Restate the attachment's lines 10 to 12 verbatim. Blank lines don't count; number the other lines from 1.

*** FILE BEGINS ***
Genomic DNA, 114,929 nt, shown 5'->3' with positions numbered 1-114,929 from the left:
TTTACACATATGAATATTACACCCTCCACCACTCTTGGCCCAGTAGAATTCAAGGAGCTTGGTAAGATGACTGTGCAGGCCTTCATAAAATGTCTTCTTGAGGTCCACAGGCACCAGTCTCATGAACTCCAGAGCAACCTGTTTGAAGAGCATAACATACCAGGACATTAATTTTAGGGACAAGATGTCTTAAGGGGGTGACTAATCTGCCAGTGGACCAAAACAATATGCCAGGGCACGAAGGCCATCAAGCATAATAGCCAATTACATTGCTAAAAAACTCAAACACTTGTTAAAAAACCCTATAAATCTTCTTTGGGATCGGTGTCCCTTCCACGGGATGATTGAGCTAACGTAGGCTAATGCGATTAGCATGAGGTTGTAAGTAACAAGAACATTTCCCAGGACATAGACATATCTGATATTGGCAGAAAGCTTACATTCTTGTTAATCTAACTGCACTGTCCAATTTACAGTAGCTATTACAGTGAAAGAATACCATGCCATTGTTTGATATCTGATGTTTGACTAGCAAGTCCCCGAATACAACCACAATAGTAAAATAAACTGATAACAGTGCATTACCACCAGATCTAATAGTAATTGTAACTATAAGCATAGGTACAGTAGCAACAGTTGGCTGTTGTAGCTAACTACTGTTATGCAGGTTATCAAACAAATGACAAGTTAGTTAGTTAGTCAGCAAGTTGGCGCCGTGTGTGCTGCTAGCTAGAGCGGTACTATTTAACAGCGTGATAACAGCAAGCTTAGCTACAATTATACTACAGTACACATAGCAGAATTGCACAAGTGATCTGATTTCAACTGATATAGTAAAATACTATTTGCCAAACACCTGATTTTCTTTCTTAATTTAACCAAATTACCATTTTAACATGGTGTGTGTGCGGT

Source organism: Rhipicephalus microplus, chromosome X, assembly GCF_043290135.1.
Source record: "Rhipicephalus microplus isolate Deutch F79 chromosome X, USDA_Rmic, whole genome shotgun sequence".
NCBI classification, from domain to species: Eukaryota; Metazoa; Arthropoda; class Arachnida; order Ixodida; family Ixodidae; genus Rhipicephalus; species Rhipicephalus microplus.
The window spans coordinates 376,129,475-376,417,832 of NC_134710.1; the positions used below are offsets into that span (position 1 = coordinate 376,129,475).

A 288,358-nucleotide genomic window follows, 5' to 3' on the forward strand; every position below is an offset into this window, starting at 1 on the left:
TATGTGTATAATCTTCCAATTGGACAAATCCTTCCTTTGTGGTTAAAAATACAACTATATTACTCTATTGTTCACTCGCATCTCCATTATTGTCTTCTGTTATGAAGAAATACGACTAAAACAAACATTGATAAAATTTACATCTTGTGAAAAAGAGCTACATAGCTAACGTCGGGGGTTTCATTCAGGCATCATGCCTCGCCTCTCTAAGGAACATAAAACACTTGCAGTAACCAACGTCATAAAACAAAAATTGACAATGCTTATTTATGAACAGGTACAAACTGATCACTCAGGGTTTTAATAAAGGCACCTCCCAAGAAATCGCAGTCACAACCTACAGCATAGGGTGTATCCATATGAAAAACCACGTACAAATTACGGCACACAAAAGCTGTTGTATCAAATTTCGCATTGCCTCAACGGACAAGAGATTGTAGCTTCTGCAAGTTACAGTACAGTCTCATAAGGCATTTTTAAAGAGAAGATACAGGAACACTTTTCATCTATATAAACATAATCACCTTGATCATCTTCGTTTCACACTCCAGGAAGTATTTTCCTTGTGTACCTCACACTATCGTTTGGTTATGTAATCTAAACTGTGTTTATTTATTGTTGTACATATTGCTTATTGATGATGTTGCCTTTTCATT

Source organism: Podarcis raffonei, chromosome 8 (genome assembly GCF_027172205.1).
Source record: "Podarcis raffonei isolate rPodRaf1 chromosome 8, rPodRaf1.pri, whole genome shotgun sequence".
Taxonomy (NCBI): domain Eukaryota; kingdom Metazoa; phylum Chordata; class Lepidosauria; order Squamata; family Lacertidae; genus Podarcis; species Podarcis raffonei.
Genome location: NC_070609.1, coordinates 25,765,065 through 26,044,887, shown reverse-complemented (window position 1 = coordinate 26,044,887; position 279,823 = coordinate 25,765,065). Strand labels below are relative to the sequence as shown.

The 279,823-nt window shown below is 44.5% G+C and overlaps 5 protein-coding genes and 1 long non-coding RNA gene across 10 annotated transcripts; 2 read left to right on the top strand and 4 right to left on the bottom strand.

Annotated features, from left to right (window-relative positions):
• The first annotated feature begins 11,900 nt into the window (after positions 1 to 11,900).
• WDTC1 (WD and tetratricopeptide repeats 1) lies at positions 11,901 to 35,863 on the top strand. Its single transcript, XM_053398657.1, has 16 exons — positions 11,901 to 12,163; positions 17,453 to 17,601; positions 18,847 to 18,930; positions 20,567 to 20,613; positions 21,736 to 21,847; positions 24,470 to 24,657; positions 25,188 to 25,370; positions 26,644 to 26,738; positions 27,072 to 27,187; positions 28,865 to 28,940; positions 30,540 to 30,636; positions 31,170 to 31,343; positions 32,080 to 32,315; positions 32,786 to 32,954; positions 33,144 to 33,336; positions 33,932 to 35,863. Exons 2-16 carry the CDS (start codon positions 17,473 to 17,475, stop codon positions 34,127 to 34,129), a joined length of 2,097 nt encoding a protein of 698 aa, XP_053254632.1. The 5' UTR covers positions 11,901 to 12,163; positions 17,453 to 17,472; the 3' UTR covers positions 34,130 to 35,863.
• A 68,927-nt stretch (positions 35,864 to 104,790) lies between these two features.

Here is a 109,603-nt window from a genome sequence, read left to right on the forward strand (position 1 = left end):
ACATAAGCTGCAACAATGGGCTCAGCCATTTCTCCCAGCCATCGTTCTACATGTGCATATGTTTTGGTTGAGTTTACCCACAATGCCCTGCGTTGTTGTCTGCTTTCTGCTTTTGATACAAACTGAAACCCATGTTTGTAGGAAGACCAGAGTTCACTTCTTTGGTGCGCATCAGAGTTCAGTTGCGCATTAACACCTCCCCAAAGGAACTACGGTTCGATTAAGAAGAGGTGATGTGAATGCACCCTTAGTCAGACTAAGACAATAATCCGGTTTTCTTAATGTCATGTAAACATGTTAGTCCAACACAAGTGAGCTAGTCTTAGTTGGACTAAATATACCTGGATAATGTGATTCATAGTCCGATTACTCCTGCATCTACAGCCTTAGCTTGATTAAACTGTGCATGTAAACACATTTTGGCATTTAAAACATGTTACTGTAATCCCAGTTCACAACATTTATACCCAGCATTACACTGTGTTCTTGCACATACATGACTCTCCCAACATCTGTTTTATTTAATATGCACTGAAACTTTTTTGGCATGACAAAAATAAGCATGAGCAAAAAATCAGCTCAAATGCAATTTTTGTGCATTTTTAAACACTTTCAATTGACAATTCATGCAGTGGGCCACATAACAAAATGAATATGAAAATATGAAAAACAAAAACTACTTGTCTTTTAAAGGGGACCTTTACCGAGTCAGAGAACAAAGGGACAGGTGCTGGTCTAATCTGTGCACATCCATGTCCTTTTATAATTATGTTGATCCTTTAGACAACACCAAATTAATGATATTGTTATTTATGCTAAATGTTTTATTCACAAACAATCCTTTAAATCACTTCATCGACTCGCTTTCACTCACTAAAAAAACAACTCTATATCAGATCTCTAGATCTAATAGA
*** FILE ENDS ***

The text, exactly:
Source record: "Podarcis raffonei isolate rPodRaf1 chromosome 8, rPodRaf1.pri, whole genome shotgun sequence".
Taxonomy (NCBI): domain Eukaryota; kingdom Metazoa; phylum Chordata; class Lepidosauria; order Squamata; family Lacertidae; genus Podarcis; species Podarcis raffonei.
Genome location: NC_070609.1, coordinates 25,765,065 through 26,044,887, shown reverse-complemented (window position 1 = coordinate 26,044,887; position 279,823 = coordinate 25,765,065). Strand labels below are relative to the sequence as shown.